The Roar
The Roar

Advertisement
Advertisement
Advertisement

How to cope with SKTelecom T1's garbage play

Riot games. (Image: Riot Games)
Expert
19th July, 2017
0

SKTelecom T1 are playing like trash. It’s a new, scary experience, but we can handle it together.

See, it’s always a weird thing when a GOAT-level player or team starts to struggle. It feels surreal to watch a team like SKTelecom T1 get their throats stepped on by a team like Jin Air Green Wings.

This last month for an SKT T1 fan has been like watching LeBron James in Game 3 against the Boston Celtics in the 2017 Eastern Conference Finals. He scored 11/6/6 in 45 minutes, shooting 4-13 from the field with 6 turnovers in 45 minutes of play.

He looked like someone had slipped drugs into his protein shake – the greatest basketball player of our generation put up one of the most pathetic performances by a superstar in playoffs history.

But of course, he came back and reminded Boston who was boss(ton). That’s just what superstars do. And that’s why you shouldn’t lose your head over SKT’s uncharacteristic loss streak.

Now if it were Counter Logic Gaming? Maybe. Unicorns of Love? Probably. I get it, though. You’re scared. You’re worried for Faker. You don’t like reading the hot takes on reddit and Twitter, because deep down you’re afraid they might be true.

SKT fan, I understand how you feel completely. Here are some things you can do to make some sense of it.

1. Recognise that new metas can introduce speed bumps.
No one is saying that SKT aren’t playing terribly, but history shows that new picks that a team doesn’t prepare for can be their undoing.

Samsung Galaxy brought out Sejuani as the centrepiece of a CC-heavy comp in Game 1 of their match against SKT T1, flanked by strong disablers in Taliyah and Braum.

Advertisement
Advertisement

Augmented by Camille and Varus, Samsung had an R button for just about every situation, which SKT’s mobile comp struggled mightily against.

It’s a fair criticism to say that a coach of kkOma’s calibre shouldn’t allow the same comp to beat his team twice.

But any drafting failures are simply a symptom of a team’s misreading of the current metagame – especially when that team is as elite as SKT.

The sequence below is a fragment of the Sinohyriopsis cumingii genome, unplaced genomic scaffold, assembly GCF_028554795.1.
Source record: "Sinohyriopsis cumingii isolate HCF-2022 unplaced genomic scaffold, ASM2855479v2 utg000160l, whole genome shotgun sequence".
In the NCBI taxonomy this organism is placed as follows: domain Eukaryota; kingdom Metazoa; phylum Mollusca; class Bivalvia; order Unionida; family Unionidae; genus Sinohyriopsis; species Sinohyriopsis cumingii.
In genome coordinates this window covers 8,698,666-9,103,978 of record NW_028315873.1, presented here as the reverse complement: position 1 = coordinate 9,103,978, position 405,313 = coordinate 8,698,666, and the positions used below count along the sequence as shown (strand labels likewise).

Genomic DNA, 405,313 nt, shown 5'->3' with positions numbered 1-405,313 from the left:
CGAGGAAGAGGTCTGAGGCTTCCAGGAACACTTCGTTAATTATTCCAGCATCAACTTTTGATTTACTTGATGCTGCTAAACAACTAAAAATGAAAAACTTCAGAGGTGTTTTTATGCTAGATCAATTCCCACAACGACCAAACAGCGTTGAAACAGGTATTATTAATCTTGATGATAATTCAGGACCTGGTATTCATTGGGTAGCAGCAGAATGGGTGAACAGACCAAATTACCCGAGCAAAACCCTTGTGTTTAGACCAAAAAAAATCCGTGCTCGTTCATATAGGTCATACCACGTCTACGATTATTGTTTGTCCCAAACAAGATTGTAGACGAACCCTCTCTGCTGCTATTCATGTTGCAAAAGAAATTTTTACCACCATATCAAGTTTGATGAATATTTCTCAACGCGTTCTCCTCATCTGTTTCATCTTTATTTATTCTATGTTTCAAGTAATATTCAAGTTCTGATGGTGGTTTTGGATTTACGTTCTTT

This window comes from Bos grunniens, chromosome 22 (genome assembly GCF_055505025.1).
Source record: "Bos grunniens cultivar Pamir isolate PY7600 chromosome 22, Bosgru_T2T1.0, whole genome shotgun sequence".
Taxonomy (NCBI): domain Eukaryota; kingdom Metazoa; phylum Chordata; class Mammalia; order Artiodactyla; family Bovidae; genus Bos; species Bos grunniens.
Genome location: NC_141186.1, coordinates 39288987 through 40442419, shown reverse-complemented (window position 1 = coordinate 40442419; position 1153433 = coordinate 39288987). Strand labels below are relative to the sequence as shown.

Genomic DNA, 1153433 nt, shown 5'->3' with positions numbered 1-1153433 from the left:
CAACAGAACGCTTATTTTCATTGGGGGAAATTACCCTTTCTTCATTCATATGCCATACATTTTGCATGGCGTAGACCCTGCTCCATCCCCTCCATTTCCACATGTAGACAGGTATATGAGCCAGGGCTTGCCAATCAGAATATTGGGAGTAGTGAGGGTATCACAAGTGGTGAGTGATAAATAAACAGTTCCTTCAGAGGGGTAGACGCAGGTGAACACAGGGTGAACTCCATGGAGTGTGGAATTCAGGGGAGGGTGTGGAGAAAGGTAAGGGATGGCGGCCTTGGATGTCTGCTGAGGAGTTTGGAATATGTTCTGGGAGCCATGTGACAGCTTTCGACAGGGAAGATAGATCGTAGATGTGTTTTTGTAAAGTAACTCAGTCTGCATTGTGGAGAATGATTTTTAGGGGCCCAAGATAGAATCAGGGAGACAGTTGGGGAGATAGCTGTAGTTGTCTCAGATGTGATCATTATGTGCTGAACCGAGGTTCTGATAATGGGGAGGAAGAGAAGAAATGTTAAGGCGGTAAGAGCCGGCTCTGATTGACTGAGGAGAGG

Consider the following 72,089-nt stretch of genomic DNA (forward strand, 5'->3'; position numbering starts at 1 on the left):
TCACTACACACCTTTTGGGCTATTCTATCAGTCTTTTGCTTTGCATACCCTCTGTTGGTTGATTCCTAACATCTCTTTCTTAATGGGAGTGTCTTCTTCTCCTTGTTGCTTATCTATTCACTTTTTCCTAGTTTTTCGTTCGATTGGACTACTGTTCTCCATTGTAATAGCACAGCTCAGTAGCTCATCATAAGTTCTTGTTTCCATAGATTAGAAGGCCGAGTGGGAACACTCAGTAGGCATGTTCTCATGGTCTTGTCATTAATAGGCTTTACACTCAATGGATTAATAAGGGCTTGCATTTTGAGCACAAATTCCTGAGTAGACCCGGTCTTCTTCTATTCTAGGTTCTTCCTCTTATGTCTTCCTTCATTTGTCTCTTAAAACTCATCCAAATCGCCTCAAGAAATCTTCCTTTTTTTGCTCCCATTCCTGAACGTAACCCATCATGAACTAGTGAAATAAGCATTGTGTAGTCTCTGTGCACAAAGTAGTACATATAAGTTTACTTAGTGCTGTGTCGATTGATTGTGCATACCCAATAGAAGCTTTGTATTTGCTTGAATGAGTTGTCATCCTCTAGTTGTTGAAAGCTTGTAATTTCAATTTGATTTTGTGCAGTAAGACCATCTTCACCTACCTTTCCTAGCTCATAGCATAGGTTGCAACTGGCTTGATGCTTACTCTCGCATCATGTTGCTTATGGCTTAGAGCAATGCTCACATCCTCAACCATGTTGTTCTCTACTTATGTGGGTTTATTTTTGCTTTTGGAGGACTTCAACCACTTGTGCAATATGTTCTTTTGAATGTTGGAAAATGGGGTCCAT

We’re only a few matches away from the whole world realising that hard engage is the flavour of the month. That will never be comfortable for a team who prefers to play the map.

2. Consider the effects of SKT’s roster turnstile.
When SKT win, it’s easy to buy into the hype and believe that the constant rotation of Huni/Untara and Peanut/Blank is a prodigious move that represents how far ahead SKT are of their competition.

People tend to not talk about the downsides of constantly switching up your roster, because these downsides are only magnified when a team starts to lose.

It’s understandable that SKT might want players with different playstyles to expand their playbook, but history shows that the best players in the world have never really had defined playstyles.

With regard to SKT’s top lane situation, the fact is that neither Huni nor Untara even come close to replicating what Duke, MaRin and Impact provided.

Advertisement
Advertisement

They were elite during their tenure on SKT because of the lack of holes in their play, not because of their excellence in a few areas.

SKT can still succeed with the slightly more one-dimensional Huni and Untara, but when both junglers need to play around differing levels of demand, they will find that their roster rotation is more of a headwind than a tailwind in an unfamiliar meta, and especially in the middle of a slump.

3. Accept that Faker will have bad games.
Overextending for farm, disrespecting tower dives, trying to outplay a summoner spell disadvantage, disregarding the map presence of the enemy jungler – these are hallmarks of Faker’s laning which he’s managed to twist into advantages over the years.

Faker is God, but he’s also human. His identity is so intertwined with SKT’s that they move in step with his cadence – and if they don’t fall, it’s usually because one of his teammates decided they’d siphon some of his power for a game.

It almost sounds like blasphemy to say that Faker has bad games, but the reason we’re so stunned when Faker overextends and dies is because he usually gets away with it.

His aggressive, cocky playstyle has been the cornerstone of his dominance since the very moment he stepped into the OGN studios.

But the fact is that he’s just controlling a bundle of pixels, code and numbers, just like any other mid-laner.

SKT fan, I won’t tell you if you should or shouldn’t worry. That’s up to you, but I’d say you’re not thinking clearly enough if you think the sky is falling. I’d also say that you’re missing out on a lot of what makes esports amazing if you won’t indulge in some concern.

Advertisement
Advertisement

Let’s see how this story ends together, yeah?